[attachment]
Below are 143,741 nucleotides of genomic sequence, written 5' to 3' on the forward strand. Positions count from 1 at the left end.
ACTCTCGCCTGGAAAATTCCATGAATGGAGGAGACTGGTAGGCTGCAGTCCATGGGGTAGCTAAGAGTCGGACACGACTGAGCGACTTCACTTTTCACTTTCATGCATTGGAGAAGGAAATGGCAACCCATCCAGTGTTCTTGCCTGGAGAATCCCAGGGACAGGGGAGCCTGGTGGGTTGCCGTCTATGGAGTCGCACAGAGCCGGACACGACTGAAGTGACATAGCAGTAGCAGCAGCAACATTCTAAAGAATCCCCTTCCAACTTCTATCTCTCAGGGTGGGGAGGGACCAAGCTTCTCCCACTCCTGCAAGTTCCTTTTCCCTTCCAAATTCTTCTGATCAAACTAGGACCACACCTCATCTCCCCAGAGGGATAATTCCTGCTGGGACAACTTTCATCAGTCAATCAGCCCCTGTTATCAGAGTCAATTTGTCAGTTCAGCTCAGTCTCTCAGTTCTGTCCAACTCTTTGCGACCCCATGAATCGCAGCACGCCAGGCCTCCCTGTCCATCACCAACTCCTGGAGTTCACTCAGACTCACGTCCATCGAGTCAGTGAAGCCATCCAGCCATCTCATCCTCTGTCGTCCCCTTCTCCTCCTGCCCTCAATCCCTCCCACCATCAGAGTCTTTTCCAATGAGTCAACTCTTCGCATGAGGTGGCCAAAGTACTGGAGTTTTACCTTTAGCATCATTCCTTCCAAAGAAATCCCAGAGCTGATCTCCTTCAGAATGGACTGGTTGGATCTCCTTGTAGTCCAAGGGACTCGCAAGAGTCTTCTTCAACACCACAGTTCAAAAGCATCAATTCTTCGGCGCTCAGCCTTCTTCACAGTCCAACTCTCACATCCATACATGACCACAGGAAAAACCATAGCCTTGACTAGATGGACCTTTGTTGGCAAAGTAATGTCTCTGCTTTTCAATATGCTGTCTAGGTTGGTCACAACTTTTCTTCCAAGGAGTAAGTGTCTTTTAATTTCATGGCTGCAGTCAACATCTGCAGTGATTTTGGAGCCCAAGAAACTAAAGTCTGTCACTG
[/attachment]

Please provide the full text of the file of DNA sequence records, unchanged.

Below are 143,741 nucleotides of genomic sequence, written 5' to 3' on the forward strand. Positions count from 1 at the left end.
ACTCTCGCCTGGAAAATTCCATGAATGGAGGAGACTGGTAGGCTGCAGTCCATGGGGTAGCTAAGAGTCGGACACGACTGAGCGACTTCACTTTTCACTTTCATGCATTGGAGAAGGAAATGGCAACCCATCCAGTGTTCTTGCCTGGAGAATCCCAGGGACAGGGGAGCCTGGTGGGTTGCCGTCTATGGAGTCGCACAGAGCCGGACACGACTGAAGTGACATAGCAGTAGCAGCAGCAACATTCTAAAGAATCCCCTTCCAACTTCTATCTCTCAGGGTGGGGAGGGACCAAGCTTCTCCCACTCCTGCAAGTTCCTTTTCCCTTCCAAATTCTTCTGATCAAACTAGGACCACACCTCATCTCCCCAGAGGGATAATTCCTGCTGGGACAACTTTCATCAGTCAATCAGCCCCTGTTATCAGAGTCAATTTGTCAGTTCAGCTCAGTCTCTCAGTTCTGTCCAACTCTTTGCGACCCCATGAATCGCAGCACGCCAGGCCTCCCTGTCCATCACCAACTCCTGGAGTTCACTCAGACTCACGTCCATCGAGTCAGTGAAGCCATCCAGCCATCTCATCCTCTGTCGTCCCCTTCTCCTCCTGCCCTCAATCCCTCCCACCATCAGAGTCTTTTCCAATGAGTCAACTCTTCGCATGAGGTGGCCAAAGTACTGGAGTTTTACCTTTAGCATCATTCCTTCCAAAGAAATCCCAGAGCTGATCTCCTTCAGAATGGACTGGTTGGATCTCCTTGTAGTCCAAGGGACTCGCAAGAGTCTTCTTCAACACCACAGTTCAAAAGCATCAATTCTTCGGCGCTCAGCCTTCTTCACAGTCCAACTCTCACATCCATACATGACCACAGGAAAAACCATAGCCTTGACTAGATGGACCTTTGTTGGCAAAGTAATGTCTCTGCTTTTCAATATGCTGTCTAGGTTGGTCACAACTTTTCTTCCAAGGAGTAAGTGTCTTTTAATTTCATGGCTGCAGTCAACATCTGCAGTGATTTTGGAGCCCAAGAAACTAAAGTCTGTCACTG